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Webb’s stunning new image catches two stars as they form:

Webbs stunning image

We all remember how NASA celebrated its first anniversary and just after that, it shared another James Webb space telescope photo. The high-resolution infrared image captured two stars forming.

The tightly bound pair of stars lies 1470 light-years away in the direction of the vela constellation.

The stars are known as Herbig-Haro 46/47 and are within the orange-white blob in the given image which are buried deep inside a disc of gas and dust which is feeding their growth as they get bigger. The attention-grabbing fact is that these stars are only a few thousand years old which means they are very young in cosmic terms.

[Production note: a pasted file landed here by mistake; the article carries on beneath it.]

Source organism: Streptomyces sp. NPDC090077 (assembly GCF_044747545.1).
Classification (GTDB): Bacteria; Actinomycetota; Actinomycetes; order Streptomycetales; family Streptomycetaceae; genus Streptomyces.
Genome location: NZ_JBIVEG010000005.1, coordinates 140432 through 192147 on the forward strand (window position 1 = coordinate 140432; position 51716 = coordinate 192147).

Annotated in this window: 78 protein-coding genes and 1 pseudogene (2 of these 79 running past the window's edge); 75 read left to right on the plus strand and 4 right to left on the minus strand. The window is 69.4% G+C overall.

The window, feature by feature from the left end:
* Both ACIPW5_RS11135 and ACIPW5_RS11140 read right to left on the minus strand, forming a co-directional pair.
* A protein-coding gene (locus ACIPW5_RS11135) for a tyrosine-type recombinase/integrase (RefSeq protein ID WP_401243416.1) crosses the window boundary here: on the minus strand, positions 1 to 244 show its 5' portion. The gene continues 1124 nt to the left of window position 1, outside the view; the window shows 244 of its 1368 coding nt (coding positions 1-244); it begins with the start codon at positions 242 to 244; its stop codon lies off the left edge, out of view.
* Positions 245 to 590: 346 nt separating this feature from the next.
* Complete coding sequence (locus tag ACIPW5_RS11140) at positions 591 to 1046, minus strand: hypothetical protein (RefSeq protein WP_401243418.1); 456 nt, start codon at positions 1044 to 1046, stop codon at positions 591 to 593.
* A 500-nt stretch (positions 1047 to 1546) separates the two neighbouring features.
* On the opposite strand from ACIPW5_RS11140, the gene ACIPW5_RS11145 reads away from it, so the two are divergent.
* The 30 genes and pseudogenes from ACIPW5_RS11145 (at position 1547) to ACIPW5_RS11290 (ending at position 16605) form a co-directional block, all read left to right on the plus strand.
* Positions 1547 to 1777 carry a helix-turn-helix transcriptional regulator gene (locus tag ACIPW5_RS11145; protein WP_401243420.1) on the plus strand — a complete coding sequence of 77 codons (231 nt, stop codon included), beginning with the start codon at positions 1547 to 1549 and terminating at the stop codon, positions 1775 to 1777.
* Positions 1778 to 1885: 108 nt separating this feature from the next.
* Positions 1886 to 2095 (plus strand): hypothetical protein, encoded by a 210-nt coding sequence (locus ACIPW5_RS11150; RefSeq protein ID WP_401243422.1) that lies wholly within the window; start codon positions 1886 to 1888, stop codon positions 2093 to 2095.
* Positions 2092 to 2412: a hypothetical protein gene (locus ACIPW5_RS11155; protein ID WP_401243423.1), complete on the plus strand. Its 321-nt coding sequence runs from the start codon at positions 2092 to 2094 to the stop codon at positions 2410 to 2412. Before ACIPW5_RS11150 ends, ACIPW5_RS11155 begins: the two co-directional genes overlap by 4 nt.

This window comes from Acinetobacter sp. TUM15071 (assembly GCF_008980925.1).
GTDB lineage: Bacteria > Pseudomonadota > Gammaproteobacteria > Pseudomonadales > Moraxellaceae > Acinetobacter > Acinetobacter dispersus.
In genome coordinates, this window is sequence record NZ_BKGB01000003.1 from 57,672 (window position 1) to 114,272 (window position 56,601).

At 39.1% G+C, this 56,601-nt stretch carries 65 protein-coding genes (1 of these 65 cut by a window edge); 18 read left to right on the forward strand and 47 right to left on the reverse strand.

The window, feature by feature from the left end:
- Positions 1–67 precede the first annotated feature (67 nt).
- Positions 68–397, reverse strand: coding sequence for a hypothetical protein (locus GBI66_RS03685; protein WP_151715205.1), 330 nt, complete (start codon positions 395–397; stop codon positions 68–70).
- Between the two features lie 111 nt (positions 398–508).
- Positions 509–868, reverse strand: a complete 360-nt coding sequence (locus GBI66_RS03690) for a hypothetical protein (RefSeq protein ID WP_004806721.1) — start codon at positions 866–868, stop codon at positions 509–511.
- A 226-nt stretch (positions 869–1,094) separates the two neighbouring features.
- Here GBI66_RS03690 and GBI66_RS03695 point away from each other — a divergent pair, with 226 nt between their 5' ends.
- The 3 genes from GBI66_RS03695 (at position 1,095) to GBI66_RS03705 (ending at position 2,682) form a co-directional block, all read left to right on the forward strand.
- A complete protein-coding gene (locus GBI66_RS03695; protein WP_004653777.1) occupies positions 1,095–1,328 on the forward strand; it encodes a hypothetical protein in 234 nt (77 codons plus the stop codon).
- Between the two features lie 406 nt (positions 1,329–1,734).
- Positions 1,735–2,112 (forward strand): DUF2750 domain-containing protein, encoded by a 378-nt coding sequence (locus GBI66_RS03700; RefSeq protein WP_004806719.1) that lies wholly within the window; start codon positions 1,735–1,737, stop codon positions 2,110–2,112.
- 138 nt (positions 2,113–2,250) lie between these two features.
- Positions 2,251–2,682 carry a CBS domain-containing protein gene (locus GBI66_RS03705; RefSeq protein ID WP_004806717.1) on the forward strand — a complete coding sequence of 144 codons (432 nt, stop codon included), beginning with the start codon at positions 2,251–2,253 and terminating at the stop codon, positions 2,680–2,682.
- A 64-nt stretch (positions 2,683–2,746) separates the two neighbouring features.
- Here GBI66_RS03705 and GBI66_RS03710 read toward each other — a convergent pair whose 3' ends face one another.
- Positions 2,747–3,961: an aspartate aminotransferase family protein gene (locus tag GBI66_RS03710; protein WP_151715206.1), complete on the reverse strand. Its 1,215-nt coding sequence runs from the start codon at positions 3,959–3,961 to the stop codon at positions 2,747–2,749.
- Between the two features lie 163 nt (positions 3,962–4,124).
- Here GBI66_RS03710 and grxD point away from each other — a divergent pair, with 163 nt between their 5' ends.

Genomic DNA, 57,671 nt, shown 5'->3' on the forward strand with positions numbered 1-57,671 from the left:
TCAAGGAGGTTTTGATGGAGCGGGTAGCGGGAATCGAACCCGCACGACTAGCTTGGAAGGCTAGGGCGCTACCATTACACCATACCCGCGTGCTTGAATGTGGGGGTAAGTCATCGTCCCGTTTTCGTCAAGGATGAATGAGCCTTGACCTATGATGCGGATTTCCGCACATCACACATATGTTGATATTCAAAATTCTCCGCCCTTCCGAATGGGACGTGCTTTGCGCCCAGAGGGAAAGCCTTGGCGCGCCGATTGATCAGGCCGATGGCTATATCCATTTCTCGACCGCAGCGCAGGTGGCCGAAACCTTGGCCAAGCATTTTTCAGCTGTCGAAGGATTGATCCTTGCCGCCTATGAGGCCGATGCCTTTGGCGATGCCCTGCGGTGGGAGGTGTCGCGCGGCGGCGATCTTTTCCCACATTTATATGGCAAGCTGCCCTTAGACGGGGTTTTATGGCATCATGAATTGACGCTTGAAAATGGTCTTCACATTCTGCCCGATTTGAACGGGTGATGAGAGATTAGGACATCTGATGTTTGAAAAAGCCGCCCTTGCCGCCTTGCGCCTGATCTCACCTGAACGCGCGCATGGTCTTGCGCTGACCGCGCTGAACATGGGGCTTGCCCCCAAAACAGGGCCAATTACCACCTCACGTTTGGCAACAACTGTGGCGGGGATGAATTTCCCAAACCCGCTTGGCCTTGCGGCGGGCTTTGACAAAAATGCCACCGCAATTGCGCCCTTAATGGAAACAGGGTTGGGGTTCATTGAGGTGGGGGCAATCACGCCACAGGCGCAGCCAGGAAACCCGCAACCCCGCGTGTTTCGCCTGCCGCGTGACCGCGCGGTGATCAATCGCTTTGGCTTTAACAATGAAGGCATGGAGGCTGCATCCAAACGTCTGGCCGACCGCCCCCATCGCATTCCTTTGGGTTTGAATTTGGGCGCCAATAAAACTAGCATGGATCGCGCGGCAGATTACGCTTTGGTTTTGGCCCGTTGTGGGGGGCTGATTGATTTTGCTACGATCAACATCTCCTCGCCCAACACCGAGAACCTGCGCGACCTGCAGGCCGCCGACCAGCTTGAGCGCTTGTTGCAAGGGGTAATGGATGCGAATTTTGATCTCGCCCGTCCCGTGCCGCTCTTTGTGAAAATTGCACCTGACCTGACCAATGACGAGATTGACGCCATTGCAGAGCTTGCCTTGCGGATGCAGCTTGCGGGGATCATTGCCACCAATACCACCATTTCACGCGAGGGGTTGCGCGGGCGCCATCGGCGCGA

Usually, a star system takes millions of years to form, and looking into a system like Herbig Haro gives insight into how much mass stars gather over time thus modeling how our sun formed.

The burning orange color is seen because of the two-sided lobes moving out from the forming central stars. A lot of material was shot out because of its repetitive consumption and ejection of gases and dust which surrounded them over thousands of years.

The presence of orange-white blotch signifies the presence of a turbulent duo of two young stars and their complete maturation will have a span of millions of years.

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